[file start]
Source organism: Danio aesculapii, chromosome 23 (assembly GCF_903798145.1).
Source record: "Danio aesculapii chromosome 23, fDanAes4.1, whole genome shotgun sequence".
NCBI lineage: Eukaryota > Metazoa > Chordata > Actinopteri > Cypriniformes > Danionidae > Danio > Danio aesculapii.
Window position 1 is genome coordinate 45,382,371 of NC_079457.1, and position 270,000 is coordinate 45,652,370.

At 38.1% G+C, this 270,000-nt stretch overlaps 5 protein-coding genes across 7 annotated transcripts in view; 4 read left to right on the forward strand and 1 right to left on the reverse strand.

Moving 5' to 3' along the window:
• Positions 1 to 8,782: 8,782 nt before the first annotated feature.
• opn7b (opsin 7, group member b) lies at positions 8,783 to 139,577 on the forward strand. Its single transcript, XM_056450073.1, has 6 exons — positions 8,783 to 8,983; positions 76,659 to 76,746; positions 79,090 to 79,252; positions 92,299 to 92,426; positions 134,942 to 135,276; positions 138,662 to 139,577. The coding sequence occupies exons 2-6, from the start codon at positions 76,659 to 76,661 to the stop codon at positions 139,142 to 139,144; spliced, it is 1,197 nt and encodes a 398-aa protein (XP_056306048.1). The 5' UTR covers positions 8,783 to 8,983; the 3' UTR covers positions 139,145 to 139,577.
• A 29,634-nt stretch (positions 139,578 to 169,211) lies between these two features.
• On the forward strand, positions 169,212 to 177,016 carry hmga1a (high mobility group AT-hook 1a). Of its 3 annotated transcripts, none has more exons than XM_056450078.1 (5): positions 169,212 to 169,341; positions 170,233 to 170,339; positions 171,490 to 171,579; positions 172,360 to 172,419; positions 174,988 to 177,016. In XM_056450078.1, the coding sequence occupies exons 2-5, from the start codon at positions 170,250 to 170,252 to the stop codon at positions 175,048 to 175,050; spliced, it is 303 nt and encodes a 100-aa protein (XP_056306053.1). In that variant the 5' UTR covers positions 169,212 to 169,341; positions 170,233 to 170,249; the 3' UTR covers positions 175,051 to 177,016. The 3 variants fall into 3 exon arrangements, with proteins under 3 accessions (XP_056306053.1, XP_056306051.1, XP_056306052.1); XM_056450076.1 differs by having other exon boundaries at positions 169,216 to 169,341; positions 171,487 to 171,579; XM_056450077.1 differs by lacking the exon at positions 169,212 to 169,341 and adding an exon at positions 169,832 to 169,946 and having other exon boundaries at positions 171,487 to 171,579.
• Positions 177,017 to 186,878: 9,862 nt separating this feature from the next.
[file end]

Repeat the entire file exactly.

Source organism: Danio aesculapii, chromosome 23 (assembly GCF_903798145.1).
Source record: "Danio aesculapii chromosome 23, fDanAes4.1, whole genome shotgun sequence".
NCBI lineage: Eukaryota > Metazoa > Chordata > Actinopteri > Cypriniformes > Danionidae > Danio > Danio aesculapii.
Window position 1 is genome coordinate 45,382,371 of NC_079457.1, and position 270,000 is coordinate 45,652,370.

At 38.1% G+C, this 270,000-nt stretch overlaps 5 protein-coding genes across 7 annotated transcripts in view; 4 read left to right on the forward strand and 1 right to left on the reverse strand.

Moving 5' to 3' along the window:
• Positions 1 to 8,782: 8,782 nt before the first annotated feature.
• opn7b (opsin 7, group member b) lies at positions 8,783 to 139,577 on the forward strand. Its single transcript, XM_056450073.1, has 6 exons — positions 8,783 to 8,983; positions 76,659 to 76,746; positions 79,090 to 79,252; positions 92,299 to 92,426; positions 134,942 to 135,276; positions 138,662 to 139,577. The coding sequence occupies exons 2-6, from the start codon at positions 76,659 to 76,661 to the stop codon at positions 139,142 to 139,144; spliced, it is 1,197 nt and encodes a 398-aa protein (XP_056306048.1). The 5' UTR covers positions 8,783 to 8,983; the 3' UTR covers positions 139,145 to 139,577.
• A 29,634-nt stretch (positions 139,578 to 169,211) lies between these two features.
• On the forward strand, positions 169,212 to 177,016 carry hmga1a (high mobility group AT-hook 1a). Of its 3 annotated transcripts, none has more exons than XM_056450078.1 (5): positions 169,212 to 169,341; positions 170,233 to 170,339; positions 171,490 to 171,579; positions 172,360 to 172,419; positions 174,988 to 177,016. In XM_056450078.1, the coding sequence occupies exons 2-5, from the start codon at positions 170,250 to 170,252 to the stop codon at positions 175,048 to 175,050; spliced, it is 303 nt and encodes a 100-aa protein (XP_056306053.1). In that variant the 5' UTR covers positions 169,212 to 169,341; positions 170,233 to 170,249; the 3' UTR covers positions 175,051 to 177,016. The 3 variants fall into 3 exon arrangements, with proteins under 3 accessions (XP_056306053.1, XP_056306051.1, XP_056306052.1); XM_056450076.1 differs by having other exon boundaries at positions 169,216 to 169,341; positions 171,487 to 171,579; XM_056450077.1 differs by lacking the exon at positions 169,212 to 169,341 and adding an exon at positions 169,832 to 169,946 and having other exon boundaries at positions 171,487 to 171,579.
• Positions 177,017 to 186,878: 9,862 nt separating this feature from the next.